India, China, other developing nations propose $1.3 trillion per year in climate finance
Most of the developing nations, including China, India and African countries, have sought at least US $1.3 trillion per year from the wealthy countries in climate finance starting from 2030—a demand that would be most likely to cause further consternation even as countries at COP26 negotiate on the amount.
A group of 24 nations that call themselves Like Minded Developing Countries (LMDCs), as well as countries from Africa, on Monday evening put forward this demand in a proposal for enhanced finance flows that they are pushing for inclusion in the final decisions that will be agreed at the climate conference in Glasgow.
India is part of the LMDC grouping along with China, Indonesia, Malaysia, Iran, Bangladesh, Sri Lanka, the Philippines and others.
Earlier in 2009 at COP15, the world’s richest countries had pledged to provide $100 billion per year of climate finance for developing countries every year till 2020. In the Paris Agreement, this period was extended till 2025.
But the deal never materialised, with many rich nations admitting that they won’t be able to do so before 2023 — three years after the original deadline.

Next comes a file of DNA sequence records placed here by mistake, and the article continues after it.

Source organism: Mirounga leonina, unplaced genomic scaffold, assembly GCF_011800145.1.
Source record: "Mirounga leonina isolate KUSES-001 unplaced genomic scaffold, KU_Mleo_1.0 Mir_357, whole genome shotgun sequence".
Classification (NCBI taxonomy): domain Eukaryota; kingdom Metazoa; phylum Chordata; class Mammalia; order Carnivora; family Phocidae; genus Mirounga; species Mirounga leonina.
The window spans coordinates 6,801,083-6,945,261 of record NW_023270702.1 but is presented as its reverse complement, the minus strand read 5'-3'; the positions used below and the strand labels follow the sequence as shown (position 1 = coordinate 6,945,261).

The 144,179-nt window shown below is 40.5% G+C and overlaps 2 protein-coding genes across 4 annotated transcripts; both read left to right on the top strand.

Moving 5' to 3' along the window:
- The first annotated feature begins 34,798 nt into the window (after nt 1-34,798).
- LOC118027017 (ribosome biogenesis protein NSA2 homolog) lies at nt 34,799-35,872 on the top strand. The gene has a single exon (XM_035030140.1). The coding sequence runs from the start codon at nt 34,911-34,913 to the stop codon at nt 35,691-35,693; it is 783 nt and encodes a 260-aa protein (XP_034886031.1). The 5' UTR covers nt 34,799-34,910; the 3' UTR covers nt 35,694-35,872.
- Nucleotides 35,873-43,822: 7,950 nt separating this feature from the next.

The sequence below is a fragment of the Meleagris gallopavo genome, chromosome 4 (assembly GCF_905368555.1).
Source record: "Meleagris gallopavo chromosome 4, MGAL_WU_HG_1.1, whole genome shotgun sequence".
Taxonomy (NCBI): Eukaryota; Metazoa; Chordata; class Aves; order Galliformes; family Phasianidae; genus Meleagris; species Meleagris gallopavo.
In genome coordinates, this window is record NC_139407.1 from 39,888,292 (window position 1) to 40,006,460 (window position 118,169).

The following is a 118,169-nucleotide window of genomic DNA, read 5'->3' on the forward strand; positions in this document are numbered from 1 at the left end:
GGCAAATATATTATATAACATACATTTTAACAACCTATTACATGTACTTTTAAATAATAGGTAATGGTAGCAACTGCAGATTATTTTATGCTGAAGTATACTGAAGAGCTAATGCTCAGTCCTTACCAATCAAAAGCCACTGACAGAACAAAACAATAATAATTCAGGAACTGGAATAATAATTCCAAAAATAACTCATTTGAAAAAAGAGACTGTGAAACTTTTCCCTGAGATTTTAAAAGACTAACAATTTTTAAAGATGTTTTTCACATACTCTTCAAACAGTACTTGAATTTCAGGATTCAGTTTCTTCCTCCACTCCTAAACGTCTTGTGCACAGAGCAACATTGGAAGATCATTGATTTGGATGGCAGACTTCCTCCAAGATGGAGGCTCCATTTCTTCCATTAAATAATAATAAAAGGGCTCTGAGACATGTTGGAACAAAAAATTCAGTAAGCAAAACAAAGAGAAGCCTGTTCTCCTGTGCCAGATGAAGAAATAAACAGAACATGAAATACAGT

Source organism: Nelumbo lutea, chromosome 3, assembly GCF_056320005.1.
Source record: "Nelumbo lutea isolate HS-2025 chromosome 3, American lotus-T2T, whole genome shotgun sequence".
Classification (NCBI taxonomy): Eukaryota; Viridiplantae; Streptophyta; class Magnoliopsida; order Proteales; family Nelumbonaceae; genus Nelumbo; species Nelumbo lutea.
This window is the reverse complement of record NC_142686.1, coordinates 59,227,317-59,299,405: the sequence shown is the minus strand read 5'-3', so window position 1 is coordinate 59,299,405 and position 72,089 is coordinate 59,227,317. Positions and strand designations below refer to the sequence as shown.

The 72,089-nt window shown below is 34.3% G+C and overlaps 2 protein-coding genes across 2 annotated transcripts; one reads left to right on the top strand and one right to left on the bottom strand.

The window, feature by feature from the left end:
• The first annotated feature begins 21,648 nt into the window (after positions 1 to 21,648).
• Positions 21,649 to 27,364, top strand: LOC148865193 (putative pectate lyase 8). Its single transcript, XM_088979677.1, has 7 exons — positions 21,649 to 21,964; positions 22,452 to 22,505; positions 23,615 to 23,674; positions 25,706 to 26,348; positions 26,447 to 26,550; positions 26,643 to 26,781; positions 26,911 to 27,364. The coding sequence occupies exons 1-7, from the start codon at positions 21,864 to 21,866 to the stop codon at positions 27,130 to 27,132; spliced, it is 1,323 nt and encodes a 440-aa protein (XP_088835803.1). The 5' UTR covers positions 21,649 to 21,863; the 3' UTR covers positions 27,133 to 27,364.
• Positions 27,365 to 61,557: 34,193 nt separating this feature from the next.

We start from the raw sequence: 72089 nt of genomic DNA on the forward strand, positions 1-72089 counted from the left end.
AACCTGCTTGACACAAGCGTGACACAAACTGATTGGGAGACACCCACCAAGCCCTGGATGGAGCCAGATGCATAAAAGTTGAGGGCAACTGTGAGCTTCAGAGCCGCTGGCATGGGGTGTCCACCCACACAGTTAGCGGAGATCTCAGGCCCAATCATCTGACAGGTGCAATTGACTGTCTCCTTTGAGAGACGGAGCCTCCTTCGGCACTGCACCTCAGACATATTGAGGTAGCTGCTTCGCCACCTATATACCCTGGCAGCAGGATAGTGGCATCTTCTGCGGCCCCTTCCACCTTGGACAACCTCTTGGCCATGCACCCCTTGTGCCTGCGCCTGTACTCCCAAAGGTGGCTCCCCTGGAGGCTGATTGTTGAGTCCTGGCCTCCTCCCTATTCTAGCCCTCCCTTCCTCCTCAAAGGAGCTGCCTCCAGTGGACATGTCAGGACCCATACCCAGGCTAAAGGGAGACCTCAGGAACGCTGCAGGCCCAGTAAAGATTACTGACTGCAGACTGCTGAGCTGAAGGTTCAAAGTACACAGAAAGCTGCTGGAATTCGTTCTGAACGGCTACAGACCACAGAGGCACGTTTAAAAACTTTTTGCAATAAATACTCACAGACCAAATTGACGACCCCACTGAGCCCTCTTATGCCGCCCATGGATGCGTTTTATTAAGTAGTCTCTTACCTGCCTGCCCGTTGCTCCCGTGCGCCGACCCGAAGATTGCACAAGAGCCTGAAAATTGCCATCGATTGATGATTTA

The LMDCs have proposed to the United Nations at the summit said that half of the money must be allotted for financing renewable energy in developing countries, and the other half to them from the effects of global warming.
These countries said that a “significant percentage” of climate finance, not less than $100 billion, should be in the form of grants, with at least $700 billion per year to be allotted to Africa alone.
The developing nations have argued that the enhanced climate finance is essential to driving their climate ambitions and preventing a global rise in temperatures beyond 1.5 degrees Celsius from pre-industrial levels under the Paris Agreement.
The developing countries have also said that climate finance must be clearly defined so that it is not mixed up with other kinds of existing financial flows.
During a high-level ministerial dialogue on Climate Finance in Glasgow on Tuesday, India called on the developed countries to accept its historical responsibility and sought enhanced financing.
“We record our deep disappointment with the deliberations in COP26 so far. Developed countries must accept the historical responsibility and provide the financial resources to the developing countries,” it said in a statement.
“Developed countries had taken a commitment in 2009 to mobilise $100 billion per year by 2020 for climate action by developing countries. The promise has not been met. Scaling up mobilisation is pertinent given the huge gap between the requirement and extent of mobilisation,” said the statement.